|BARRON-GAFFORD, G.A. - University Of Arizona|
|Scott, Russell - Russ|
|JENERETTE, G.D. - University Of Arizona|
|HUXMAN, T.E. - University Of Arizona|
Submitted to: Global Change Biology
Publication Type: Peer Reviewed Journal
Publication Acceptance Date: 10/24/2011
Publication Date: 3/15/2012
Citation: Barron-Gafford, G., Scott, R.L., Jenerette, G., Hamerlynck, E.P., Huxman, T. 2012. Temperature and precipitation controls over leaf- and ecosystem-level CO2 flux along a woody plant encroachment gradient. Global Change Biology. 18:1389-1400. https://doi.org/10.1111/j.1365-2486.2011.02599.x.
Interpretive Summary: The worldwide phenomenon of the conversion of many historic grasslands to shrublands and savannas has the potential to alter how ecosystems will respond to changes in global climate because the dominant plants, either grasses and woody plants, have different responses to these changes. We used a combination of leaf and ecosystem-level meteorological measurements to quantify the temperature sensitivity of carbon dioxide exchange in a riparian sacaton grassland and a mesquite woodland across seasonal periods of differing precipitation input in southeastern Arizona. We found that the sensitivity of net ecosystem plant productivity to precipitation was greater in the grassland, but that the woodland was more productive for almost all of the temperature ranges experienced by both ecosystems in both the rainy and dry periods. By maintaining plant function across a wider range of temperatures during periods of limited precipitation, woody plants were more productive, while grass productivity was limited to a narrower temperature range. This higher capacity for assimilation may have significant implications for an ecosystem’s response to projected climate change scenarios of higher atmospheric temperatures and more variable precipitation, particularly as semiarid regions worldwide experience a conversion of dominance from grasses to shrubs.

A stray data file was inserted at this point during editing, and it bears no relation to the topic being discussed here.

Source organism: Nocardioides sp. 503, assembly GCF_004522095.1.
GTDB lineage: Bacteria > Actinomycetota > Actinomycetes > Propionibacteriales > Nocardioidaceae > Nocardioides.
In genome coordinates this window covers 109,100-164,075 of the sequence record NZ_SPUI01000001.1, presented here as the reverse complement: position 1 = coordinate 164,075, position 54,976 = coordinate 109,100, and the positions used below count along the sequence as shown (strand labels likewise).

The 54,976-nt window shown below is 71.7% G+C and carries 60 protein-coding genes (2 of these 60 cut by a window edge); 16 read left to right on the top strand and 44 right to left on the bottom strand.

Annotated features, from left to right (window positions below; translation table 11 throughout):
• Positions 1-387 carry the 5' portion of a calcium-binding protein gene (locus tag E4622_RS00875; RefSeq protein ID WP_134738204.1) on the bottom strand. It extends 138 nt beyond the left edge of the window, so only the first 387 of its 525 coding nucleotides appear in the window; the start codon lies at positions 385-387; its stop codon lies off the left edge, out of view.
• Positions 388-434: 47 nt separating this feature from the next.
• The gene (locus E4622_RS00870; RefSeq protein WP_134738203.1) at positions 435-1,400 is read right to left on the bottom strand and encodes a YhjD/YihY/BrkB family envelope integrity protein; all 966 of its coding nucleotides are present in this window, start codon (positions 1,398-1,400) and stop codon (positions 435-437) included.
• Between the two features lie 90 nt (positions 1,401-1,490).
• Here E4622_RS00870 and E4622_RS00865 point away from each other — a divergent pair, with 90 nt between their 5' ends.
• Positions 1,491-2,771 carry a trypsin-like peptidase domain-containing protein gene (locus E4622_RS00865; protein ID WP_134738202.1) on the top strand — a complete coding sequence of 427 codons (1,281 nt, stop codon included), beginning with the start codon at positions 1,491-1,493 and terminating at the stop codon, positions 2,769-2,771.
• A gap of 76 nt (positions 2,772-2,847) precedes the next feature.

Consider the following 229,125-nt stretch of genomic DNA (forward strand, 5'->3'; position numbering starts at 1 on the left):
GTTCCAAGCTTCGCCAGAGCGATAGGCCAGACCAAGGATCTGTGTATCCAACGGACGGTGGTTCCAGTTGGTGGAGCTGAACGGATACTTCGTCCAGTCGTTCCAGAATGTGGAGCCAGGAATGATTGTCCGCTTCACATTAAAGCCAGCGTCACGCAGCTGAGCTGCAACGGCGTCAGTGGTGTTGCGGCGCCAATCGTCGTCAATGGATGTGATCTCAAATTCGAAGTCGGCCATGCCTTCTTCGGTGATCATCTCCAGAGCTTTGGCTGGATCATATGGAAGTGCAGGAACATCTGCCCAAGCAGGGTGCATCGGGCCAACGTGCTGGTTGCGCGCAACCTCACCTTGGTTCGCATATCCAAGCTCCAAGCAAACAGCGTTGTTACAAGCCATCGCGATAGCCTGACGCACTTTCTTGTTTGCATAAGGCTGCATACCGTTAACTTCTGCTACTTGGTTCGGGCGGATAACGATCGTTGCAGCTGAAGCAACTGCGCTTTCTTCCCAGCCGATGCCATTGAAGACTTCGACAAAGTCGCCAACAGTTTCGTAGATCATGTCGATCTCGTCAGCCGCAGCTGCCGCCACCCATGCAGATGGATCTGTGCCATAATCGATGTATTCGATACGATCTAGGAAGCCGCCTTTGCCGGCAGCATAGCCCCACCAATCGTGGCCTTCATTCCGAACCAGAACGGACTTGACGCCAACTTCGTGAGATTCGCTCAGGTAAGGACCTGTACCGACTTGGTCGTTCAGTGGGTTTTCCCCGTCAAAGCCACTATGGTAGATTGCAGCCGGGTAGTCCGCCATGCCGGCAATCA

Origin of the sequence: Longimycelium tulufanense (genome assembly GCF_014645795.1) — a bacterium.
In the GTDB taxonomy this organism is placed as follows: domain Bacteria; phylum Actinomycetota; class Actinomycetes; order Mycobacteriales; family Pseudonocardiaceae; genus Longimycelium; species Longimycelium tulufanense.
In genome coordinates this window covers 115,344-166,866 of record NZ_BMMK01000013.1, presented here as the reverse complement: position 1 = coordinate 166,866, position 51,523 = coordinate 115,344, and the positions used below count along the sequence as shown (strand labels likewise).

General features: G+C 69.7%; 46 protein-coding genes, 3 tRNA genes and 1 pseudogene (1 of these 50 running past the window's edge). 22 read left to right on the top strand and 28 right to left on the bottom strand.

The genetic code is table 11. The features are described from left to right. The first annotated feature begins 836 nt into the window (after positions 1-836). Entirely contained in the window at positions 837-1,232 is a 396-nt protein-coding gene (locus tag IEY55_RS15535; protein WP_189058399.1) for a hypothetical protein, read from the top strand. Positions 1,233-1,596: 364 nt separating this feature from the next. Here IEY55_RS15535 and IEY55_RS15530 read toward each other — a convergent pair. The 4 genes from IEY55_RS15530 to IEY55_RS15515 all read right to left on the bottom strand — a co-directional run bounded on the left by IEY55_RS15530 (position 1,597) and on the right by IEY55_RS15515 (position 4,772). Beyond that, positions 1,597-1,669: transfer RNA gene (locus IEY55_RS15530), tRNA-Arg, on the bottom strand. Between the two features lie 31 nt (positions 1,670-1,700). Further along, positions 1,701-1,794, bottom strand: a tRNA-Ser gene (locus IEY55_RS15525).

Technical Abstract: Conversion of grasslands to woodlands may alter the sensitivity of CO2 exchange of individual plants and entire ecosystems to air temperature and precipitation. We combined leaf-level gas exchange and ecosystem-level eddy covariance measurements to quantify the effects of plant temperature sensitivity and ecosystem temperature responses within a grassland and mesquite woodland across seasonal precipitation periods. In so doing, we were able to estimate the role of moisture availability on ecosystem temperature sensitivity under large-scale vegetative shifts. Optimum temperatures (Topt) for net photosynthetic assimilation (A) and net ecosystem productivity (NEP) were estimated from a function fitted to A and NEP plotted against air temperature. The convexities of these temperature responses were quantified by the range of temperatures over which a leaf or an ecosystem assimilated 50% of maximum NEP (O50). Under dry pre- and postmonsoon conditions, leaf-level O50 in C3 shrubs were two-to-three times that of C4 grasses, but under moist monsoon conditions, leaf-level O50 was similar between growth forms. At the ecosystems-scale, grassland NEP was more sensitive to precipitation, as evidenced by a 104% increase in maximum NEP at monsoon onset, compared to a 57% increase in the woodland. Also, woodland NEP was greater across all temperatures experienced by both ecosystems in all seasons. By maintaining physiological function across a wider temperature range during water-limited periods, woody plants assimilated larger amounts of carbon. This higher carbon-assimilation capacity may have significant implications for ecosystem responses to projected climate change scenarios of higher temperatures and more variable precipitation, particularly as semiarid regions experience conversions from C4 grasses to C3 shrubs. As regional carbon models, CLM 4.0, are now able to incorporate functional type and photosynthetic pathway differences, this work highlights the need for a better integration of the interactive effects of growth form/functional type and photosynthetic pathway on water resource acquisition and temperature sensitivity.